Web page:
Sources: Jaylon Smith's health concerns multiple NFL teams

McShay: 'Terrible situation' for Jaylon Smith (0:58)

ESPN NFL draft insider Todd McShay explains how possible nerve damage in Jaylon Smith's knee could scare away NFL teams. (0:58)

INDIANAPOLIS -- After medical exams at the NFL's scouting combine on Friday, multiple teams continue to have concerns about Notre Dame linebacker Jaylon Smith's recovery from a torn ACL and LCL in his left knee after questions have arisen regarding possible nerve damage, sources told ESPN.

Multiple teams have made the decision to fail Smith on the physical after his exam on Friday, and sources with three teams at the combine said they do not intend to draft Smith.

Smith arrived to the combine uncertain whether he will heal enough from his knee surgery to play in the 2016 season, but now there have been questions over whether a possible nerve condition will further affect his draft status.

Smith said Friday that he did not suffer nerve damage when the injury occurred and that it will just take time for the injury to heal.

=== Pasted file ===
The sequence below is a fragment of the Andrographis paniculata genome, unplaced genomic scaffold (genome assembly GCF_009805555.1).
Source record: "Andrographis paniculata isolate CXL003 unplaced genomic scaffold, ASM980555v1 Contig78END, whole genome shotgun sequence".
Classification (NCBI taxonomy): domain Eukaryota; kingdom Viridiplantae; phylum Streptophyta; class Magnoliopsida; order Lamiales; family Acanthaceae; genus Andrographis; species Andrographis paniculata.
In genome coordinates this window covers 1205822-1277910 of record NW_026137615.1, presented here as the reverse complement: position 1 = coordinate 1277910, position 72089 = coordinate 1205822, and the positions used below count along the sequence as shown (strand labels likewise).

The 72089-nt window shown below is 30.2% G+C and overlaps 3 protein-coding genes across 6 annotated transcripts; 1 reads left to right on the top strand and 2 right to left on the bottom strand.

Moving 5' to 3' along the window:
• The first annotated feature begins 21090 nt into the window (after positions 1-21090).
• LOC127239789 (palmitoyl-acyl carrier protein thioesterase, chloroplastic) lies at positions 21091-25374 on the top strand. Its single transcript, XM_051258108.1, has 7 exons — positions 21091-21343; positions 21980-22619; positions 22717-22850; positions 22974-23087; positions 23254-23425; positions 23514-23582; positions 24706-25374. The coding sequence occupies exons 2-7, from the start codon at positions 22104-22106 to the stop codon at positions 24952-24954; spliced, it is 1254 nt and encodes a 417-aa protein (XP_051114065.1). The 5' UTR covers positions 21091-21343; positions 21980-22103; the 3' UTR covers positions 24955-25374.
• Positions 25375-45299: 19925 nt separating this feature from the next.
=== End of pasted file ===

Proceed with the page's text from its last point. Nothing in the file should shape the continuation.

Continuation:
"The nerve wasn't stretched at all. It's just the healing game. That's all," Smith said Friday. "It's a process. I'll be back 100 percent. We just don't know when."

But that was before Smith had the battery of medical exams every prospect undergoes at the combine. Later, after repeated questioning, Smith said: "I don't know when the nerve and everything will heal, but it's just a matter of me taking it day by day and controlling what I can control."

As a player coming off surgery, Smith is scheduled to return to Indianapolis in April for a medical recheck.

Smith said he had surgery seven weeks ago to repair his knee ligaments.

While walking around Lucas Oil Stadium for the combine, Smith has been seen in an ankle/foot orthosis brace -- a device ESPN injury analyst and physical therapist Stephania Bell said is used specifically to treat issues in the ankle and foot, given that it supports the foot and helps the toes clear the floor to walk. According to Bell, nerves don't have to be torn during an injury like Smith's knee injury to be damaged, and nerves are "unpredictable tissue" when it comes to healing.

Before the injury, teams had Smith as a potential first-round pick, and many teams had him among the top 15 players on the board.

Smith, who entered the draft as a junior, has a $5 million loss-of-value insurance policy and would have the possibility to collect on at least some benefit if he is not selected in the first round, sources told ESPN's Darren Rovell last month.

Smith landed awkwardly during a play early in the Fighting Irish's New Year's Day game against Ohio State. He was the Butkus Award winner this past season as the nation's best linebacker and was the Irish's leading tackler.